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► CAR’s top picks of 2019
► The best new cars we’ve driven this year
► SUVs, superminis and supercars
2019’s exciting new car models may not feel like the future we were promised – large family cars being replaced with crossovers, mainstream-yet-sexy coupes thinning out – but new technologies, build quality and a renewed pursuit of lightness means you can choose from some genuinely impressive machinery to drive this year.
There are trends aplenty. The steady progress of hybrid technology toward mainstream applications. Mild hybrid systems in the shape of 48-volt boosters providing urban torque and better stop/start, reducing emissions without bystanders looking for the driver who stalled at the lights. Genuinely useful driver assistants taking the stress out of slowing down for more congested roads. Most of 2019’s new cars aren’t merely replacement models – many of them are genuine upgrades. It’s 21st century motoring, version 2.0.
In our guide to the best new cars you can buy in 2019, you’ll find the cream of the crop of all the cars launched and driven so far in 2019. We’ll be regularly updating this list over the course of the year.
Best new cars in 2019
- Renault Clio
- BMW 1-series
- BMW 3-series
- Peugeot 508 SW
- Range Rover Evoque
- Citroen C5 Aircross
- New Porsche 911
- Toyota Supra
Superminis and small family cars
Slightly smaller and lighter? That isn’t how new-generation models tend to work but, with the new Renault Clio, it is. Renault’s next-generation supermini has an all-new platform, fresh engines and gearboxes, so while it might look very much like the previous one, a lot has changed under the skin. A hybrid is coming in 2020, too, using a 1.6-litre naturally aspirated four-cylinder engine and two e-motors.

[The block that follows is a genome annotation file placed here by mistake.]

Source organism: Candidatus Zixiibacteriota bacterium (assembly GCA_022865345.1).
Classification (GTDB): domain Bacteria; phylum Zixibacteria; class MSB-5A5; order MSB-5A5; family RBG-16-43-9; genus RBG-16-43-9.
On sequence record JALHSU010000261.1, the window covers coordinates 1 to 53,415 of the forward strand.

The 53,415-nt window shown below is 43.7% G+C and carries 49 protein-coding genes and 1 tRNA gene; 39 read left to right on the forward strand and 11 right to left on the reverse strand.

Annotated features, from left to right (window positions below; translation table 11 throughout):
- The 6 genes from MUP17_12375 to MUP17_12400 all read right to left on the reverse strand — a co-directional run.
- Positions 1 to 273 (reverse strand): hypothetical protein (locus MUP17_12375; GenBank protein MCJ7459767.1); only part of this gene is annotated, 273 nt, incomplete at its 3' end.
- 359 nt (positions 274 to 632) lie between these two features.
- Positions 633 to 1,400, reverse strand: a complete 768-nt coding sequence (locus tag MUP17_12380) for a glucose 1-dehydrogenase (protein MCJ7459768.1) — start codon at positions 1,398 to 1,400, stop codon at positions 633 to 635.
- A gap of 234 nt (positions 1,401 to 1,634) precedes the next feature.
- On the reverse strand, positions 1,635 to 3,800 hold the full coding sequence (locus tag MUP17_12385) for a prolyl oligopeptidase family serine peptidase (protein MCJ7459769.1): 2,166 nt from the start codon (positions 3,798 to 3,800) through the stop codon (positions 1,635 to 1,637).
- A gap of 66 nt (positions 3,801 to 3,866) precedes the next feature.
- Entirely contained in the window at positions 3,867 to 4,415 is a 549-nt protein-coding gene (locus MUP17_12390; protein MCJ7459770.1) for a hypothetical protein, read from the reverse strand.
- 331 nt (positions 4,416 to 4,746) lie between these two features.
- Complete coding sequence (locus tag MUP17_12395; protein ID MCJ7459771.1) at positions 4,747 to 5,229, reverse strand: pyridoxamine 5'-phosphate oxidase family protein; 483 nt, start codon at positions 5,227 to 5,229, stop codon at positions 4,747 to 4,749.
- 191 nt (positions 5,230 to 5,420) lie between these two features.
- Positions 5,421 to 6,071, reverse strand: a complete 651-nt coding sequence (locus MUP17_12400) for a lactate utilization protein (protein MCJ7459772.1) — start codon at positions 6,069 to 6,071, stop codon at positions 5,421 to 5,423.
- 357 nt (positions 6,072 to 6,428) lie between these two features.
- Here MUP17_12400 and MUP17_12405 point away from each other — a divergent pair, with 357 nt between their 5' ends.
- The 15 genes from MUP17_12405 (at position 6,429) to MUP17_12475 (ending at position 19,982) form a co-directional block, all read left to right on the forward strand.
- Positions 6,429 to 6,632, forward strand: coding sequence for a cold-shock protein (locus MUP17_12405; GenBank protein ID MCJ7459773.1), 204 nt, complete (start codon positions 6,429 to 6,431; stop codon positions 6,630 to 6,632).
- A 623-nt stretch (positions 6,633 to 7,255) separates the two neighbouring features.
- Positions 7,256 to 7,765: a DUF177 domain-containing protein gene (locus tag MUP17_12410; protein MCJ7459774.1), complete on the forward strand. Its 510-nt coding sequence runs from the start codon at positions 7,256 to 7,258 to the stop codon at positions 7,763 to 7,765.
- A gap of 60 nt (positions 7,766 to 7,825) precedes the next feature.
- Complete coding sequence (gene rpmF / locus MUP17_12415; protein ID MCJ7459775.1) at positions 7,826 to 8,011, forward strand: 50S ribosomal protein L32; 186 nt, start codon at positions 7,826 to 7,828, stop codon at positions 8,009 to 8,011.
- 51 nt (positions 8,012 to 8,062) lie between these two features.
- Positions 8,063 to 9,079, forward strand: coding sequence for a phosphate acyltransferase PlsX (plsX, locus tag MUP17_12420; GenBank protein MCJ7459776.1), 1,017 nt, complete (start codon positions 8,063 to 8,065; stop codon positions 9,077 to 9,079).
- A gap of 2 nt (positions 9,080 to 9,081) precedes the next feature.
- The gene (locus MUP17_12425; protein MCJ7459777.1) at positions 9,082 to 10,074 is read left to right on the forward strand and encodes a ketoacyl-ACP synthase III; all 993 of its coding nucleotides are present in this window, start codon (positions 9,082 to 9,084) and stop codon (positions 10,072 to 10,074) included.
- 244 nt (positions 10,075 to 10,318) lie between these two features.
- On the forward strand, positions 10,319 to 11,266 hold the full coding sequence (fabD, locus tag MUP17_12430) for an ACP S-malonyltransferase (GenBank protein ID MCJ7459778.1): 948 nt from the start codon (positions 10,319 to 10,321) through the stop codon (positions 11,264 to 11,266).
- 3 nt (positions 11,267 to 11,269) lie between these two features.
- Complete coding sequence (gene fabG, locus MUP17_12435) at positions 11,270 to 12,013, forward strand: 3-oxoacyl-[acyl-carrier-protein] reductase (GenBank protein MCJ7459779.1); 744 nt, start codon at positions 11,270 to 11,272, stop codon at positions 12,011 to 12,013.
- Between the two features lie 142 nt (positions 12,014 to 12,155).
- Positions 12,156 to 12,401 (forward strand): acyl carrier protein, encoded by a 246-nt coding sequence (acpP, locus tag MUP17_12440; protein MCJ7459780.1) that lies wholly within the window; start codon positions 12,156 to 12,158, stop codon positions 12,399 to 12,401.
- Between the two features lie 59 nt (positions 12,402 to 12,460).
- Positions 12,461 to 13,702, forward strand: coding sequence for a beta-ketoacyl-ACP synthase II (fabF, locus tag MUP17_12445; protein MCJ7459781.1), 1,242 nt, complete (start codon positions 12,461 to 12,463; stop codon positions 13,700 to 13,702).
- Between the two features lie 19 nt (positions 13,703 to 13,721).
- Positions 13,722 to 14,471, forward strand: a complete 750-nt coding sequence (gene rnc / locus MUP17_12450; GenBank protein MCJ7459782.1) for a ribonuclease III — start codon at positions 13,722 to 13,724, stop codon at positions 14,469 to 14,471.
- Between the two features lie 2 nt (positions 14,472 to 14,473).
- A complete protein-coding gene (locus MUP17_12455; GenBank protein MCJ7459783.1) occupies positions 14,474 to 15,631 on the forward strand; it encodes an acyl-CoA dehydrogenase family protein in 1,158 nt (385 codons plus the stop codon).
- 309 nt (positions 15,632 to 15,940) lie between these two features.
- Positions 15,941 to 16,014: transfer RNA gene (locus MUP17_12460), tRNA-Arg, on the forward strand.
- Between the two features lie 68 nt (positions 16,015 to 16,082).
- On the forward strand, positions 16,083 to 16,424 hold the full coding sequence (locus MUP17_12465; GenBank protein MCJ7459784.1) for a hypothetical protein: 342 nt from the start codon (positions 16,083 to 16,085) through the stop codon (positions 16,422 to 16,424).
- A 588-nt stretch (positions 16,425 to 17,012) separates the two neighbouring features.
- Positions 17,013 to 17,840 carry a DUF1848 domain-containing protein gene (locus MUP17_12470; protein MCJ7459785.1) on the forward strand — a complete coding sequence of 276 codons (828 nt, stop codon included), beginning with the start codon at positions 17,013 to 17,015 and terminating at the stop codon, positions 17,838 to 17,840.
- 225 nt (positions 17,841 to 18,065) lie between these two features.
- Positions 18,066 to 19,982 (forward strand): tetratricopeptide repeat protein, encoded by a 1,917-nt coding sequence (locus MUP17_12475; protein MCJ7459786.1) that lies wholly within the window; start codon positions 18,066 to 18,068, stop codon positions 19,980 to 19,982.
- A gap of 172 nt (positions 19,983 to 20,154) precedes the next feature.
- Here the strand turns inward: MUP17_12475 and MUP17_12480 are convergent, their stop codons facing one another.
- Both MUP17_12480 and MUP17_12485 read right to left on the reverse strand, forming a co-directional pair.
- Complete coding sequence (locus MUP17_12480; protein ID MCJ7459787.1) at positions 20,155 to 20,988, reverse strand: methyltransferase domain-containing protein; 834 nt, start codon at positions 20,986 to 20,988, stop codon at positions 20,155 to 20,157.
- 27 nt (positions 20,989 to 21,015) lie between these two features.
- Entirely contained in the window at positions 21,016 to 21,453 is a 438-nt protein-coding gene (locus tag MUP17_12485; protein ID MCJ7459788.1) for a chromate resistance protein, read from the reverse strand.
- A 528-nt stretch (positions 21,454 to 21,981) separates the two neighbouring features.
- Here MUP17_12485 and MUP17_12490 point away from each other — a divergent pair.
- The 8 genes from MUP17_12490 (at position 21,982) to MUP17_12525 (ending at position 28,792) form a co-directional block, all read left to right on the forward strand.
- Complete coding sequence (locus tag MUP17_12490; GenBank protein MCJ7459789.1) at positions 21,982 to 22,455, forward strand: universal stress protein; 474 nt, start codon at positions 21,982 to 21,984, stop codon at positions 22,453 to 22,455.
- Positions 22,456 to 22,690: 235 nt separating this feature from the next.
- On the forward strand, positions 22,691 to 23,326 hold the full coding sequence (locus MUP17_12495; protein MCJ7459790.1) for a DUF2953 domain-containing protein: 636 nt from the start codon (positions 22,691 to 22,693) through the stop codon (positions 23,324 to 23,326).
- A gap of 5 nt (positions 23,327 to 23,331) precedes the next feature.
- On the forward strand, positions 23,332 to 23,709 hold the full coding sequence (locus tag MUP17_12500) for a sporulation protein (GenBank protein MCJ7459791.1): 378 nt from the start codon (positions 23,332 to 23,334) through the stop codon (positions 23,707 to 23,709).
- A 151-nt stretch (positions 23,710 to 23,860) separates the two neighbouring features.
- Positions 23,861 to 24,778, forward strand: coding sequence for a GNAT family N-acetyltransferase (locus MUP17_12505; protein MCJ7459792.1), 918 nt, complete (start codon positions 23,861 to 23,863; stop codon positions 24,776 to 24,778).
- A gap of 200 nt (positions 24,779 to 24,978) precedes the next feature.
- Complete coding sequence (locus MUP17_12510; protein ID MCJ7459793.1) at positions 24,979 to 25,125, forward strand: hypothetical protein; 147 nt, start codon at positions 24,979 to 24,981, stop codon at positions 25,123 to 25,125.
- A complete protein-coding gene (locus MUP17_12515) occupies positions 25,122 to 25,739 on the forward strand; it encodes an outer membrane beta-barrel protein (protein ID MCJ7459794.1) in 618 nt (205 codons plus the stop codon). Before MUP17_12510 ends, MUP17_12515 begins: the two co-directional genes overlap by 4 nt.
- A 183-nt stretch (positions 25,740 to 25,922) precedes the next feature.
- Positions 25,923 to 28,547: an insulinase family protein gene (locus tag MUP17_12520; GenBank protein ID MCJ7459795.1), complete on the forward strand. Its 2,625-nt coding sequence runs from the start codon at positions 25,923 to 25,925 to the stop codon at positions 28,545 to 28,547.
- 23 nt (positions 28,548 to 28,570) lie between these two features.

What really impressed was the interior; this is quite a step on in quality from before, and makes the brilliant, if a little plain, Ford Fiesta look less appealing.
CAR verdict: ‘This is a significantly better package than the previous Clio, which was quite rightly a popular choice.’
BMW got the ‘small’ bit right with the 3-series Compact and original 1-series, but the practical side took a back seat. Keeping the same characterful miniature-estate shape and urban-friendly dimensions, the 2020 1-series – on sale at the end of 2019 – moves to a front or all-wheel drive platform. This yields more room for passengers and luggage, and improves ergonomics and access for servicing, too.
While that may be a big loss for hardcore BMW fans and keen drivers, most folk who’ll be getting a 118d as a company car won’t really be that bothered. Hot hatch fans might not be quite so keen on the M135i switching to all-wheel drive but it’s fast, great to drive and puts it in line with the VW Golf R and Mercedes-AMG A35.
CAR verdict: ‘It may be a big departure over what’s come before, but the new 2020 BMW 1-series has come through its rebirth relatively unscathed.’
Saloons and large family cars
The company car benchmark BMW 3-series is the standard to beat for a four-door, four-seater rear-wheel drive compact executive saloon, which means BMW’s got a tough job whenever it updates its heartland model.